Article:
Upon being asked by Justice Joseph to address issue of the petitioner’s reliance on the Constitution bench judgment in Lalitha Kumari (2013) requiring the registration of an FIR if the complaint prima facie reveals the commission of a cognizable offence, Mr. Venugopal submitted that no case for such an inquiry was made out as the basis of the complaint wasthe dissenting opinion of 3/7 members of the INT as the issues raised by them had been resolved by the CAG. Further, there was no right of inquiry as the petitioners had no prima facie case and had now filed an application for production of documents to build one.
Joseph J then asked to place before the Court the records of the continued participation in the Rafale negotiations of the 3 members of the INT who had raised concerns over the higher Benchmark price and parallel negotiations by the PMO. Though Mr. Venugopal responded saying that if the Court directed so, the government would place the same before it, he stated that there were certain aspects that were not within the jurisdiction of the Court and in the present case, the Court was not making the distinction between any other contractual agreemnet for a road or any other public utility and one for a defence deal. By treating the Rafale Deal as the former, the Court was going into technical aspects beyond its scope on the basis of incomplete stolen documents.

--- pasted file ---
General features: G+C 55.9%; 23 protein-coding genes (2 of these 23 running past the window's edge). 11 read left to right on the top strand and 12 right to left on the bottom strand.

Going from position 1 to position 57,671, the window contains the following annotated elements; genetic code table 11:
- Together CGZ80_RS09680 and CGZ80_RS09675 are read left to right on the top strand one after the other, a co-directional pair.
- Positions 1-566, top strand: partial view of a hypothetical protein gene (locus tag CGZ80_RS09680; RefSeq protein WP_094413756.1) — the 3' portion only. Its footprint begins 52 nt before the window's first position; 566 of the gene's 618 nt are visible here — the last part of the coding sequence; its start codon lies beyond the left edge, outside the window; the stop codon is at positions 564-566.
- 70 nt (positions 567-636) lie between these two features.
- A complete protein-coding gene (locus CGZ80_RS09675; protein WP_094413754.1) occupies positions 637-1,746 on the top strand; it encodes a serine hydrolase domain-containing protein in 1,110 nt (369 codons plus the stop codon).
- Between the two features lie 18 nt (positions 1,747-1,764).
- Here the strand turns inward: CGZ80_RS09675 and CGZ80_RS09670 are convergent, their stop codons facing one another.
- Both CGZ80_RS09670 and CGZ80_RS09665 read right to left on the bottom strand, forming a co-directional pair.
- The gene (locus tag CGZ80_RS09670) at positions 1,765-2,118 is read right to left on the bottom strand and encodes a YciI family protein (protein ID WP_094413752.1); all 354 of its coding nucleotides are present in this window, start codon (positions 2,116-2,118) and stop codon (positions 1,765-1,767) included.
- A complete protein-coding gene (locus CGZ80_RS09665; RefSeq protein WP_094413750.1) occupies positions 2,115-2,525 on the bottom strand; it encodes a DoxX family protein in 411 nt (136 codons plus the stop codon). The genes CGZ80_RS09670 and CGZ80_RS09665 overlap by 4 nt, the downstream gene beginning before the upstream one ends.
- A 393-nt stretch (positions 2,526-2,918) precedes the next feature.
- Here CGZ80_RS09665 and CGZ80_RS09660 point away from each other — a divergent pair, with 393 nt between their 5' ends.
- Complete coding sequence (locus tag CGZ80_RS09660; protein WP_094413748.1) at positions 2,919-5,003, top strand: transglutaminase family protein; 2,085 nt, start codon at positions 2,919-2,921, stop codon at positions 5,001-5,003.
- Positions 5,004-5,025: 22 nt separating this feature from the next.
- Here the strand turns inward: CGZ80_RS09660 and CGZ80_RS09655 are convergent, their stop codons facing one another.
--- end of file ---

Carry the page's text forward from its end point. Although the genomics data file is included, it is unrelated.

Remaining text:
Mr. Venugopal concluded his arguments by submitting that the present case pertianed to government activity in the paradign of national security and though the same was not completely excluded from judicial review, the scope of review was very limited and the Court was not competent to investigate certain matters.